These operations have been enhanced by the development of new technology. Having completed the first trial in 2020, the Slimes 2 Tailings Reprocessing project at Donskoy GOK has the potential to enhance Kazchrome’s output of chrome concentrate by recovering 55% of the chromium oxide in chrome-oxide bearing tailings using innovative flotation technology, the company says.

In Brazil, at ERG’s integrated project, BAMIN, which produces a premium 67% Fe grade iron ore and is ramping up to become one of the country’s largest standalone iron ore exporters, the company’s transition from an upstream to a downstream tailings model ensured continued compliance with both local regulations and international standards, it said. The group continues to study additional technological enhancements to ensure the construction and operation of a world-class facility.

The environmental benefits of reprocessing projects like these are very significant for the business and critical to local communities, according to the company.

“As more attention rightly turns towards environmental, social and governance (ESG) issues, it is crucial that tailings are dealt with and stored properly,” ERG said. “Aside from preventing significant issues, such as dam collapses, by reprocessing and responsibly storing these tailings, we are reducing local pollution risks more generally, increasing air quality and decreasing the likelihood of leaching toxic substances into surrounding habitats and water systems.”

Given the legacy of environmental degradation and serious consequences it poses, it is also necessary for mining companies to explore novel ways of rehabilitating the environment.

For example, ERG has been working with a team of agronomists from the University of Lubumbashi in the DRC to look into the experimental planting of trees and their growing potential at the Kingamyambo tailings dam.

Looking forward, these operations will support the sustainable development of affordable batteries and other clean energy technologies.

By producing critical raw materials, such as cobalt, without the risk and cost of needing to develop new mining projects, ERG says it can help make electric vehicles and other renewable technologies more accessible, helping facilitating the net-zero transition.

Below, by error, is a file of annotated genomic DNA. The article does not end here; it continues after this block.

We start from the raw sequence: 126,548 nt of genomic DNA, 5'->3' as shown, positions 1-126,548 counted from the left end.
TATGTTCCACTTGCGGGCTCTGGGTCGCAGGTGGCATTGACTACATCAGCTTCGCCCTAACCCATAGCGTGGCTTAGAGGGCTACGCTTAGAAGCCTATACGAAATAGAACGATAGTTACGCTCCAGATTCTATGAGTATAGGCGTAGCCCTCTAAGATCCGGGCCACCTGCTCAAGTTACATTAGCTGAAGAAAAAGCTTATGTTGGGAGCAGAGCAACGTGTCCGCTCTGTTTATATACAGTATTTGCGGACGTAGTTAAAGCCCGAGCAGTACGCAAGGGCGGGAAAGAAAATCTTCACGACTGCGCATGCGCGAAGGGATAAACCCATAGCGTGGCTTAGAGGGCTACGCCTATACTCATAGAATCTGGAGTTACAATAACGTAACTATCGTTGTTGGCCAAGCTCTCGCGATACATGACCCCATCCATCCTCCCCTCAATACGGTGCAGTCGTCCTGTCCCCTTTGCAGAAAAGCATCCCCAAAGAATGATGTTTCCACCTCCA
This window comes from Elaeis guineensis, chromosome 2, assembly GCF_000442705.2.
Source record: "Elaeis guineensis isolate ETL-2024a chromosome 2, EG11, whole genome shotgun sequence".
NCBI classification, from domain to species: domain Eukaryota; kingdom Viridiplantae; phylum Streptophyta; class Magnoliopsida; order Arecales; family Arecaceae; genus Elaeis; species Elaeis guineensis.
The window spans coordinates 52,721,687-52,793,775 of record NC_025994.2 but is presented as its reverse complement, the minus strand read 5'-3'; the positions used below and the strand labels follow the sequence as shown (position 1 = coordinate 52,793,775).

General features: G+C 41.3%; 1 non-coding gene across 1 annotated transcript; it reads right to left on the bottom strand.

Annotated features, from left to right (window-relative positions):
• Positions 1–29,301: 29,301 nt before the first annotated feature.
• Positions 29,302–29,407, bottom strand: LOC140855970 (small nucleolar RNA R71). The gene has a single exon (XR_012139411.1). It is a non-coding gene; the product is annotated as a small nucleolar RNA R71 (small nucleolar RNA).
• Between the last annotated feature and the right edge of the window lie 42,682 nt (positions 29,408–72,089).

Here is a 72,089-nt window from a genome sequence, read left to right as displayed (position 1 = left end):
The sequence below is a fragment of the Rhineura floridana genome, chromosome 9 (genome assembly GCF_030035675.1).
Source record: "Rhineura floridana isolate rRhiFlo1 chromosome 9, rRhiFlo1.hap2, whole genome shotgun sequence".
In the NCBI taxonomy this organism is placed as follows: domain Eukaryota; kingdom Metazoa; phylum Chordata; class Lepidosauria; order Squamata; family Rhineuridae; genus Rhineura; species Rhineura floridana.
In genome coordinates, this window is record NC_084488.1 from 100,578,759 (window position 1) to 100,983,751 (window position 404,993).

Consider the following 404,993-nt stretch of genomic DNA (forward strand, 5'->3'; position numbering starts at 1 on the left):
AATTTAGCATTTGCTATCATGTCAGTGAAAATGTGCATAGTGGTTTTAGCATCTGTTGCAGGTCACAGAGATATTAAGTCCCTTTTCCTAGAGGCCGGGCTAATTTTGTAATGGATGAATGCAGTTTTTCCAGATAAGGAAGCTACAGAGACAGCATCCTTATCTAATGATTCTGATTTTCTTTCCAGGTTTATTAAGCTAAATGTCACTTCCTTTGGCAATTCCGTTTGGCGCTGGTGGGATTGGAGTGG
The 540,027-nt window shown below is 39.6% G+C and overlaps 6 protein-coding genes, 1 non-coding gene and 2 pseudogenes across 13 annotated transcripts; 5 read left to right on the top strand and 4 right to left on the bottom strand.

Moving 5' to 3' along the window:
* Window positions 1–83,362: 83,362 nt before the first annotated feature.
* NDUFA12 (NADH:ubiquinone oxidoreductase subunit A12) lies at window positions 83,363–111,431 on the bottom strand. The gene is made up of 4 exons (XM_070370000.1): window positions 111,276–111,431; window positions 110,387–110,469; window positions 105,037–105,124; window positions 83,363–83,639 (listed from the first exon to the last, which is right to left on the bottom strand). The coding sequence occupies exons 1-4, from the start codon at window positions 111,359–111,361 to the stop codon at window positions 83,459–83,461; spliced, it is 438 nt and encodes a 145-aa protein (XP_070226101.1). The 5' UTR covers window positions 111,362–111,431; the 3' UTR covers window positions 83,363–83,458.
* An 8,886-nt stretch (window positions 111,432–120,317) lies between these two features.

Pictured above is Metalkol RTR, ERG’s reprocessing facility in the DRC: the world’s second largest standalone cobalt producer

Yamana ups its climate action ante, considers further use of BEVs, automation

Yamana Gold Inc has announced the outcome of its foundational work on its Climate Action Strategy, raising its climate action ambition by adopting a 1.5ºC target compared to pre-industrial levels and laying the groundwork for the incorporation of more renewable energy sources and battery-electric vehicles at its mines.

The foundational work began in early 2021 and Yamana previously indicated it would complete its work and establish science-based greenhouse gas (GHG) abatement targets by the end of the year. This has seen the company determine base year emissions, emissions forecasts, GHG abatement pathways for Scope 1 and 2 emissions, and physical and transition risks aligned with the Task Force on Climate-related Financial Disclosures (TCFD).

After conducting top-down and bottom-up GHG reduction opportunity assessments at each operation, Yamana has raised its ambition from a 2ºC-aligned target in early 2021 to a 1.5ºC target.

Work has been performed in conformance with evolving international best practice, including the GHG Protocol, Science-based Targets Initiative (SBTi) guidelines, and the Mining Association of Canada’s Towards Sustainable Mining Climate Change Protocol.

Based on the company’s analysis of a 1.5ºC temperature scenario, an annual emissions reduction of approximately 4.2% will be required until 2030. Yamana has concluded it will be able to meet these reduction targets by its 2030 target through a focus on efficient, high-grade underground mines and operating in jurisdictions that have a large proportion of available renewable, green electricity.

A newly signed power purchase agreement at its Minera Florida operation (Chile), scheduled to become effective in 2022, will provide 100% renewable electricity over the next five years. When coupled with similar agreements at Jacobina (Brazil, pictured) and El Peñon (Chile), approximately 85% of the company’s gold-equivalent ounces will be produced with renewable energy by the end of next year.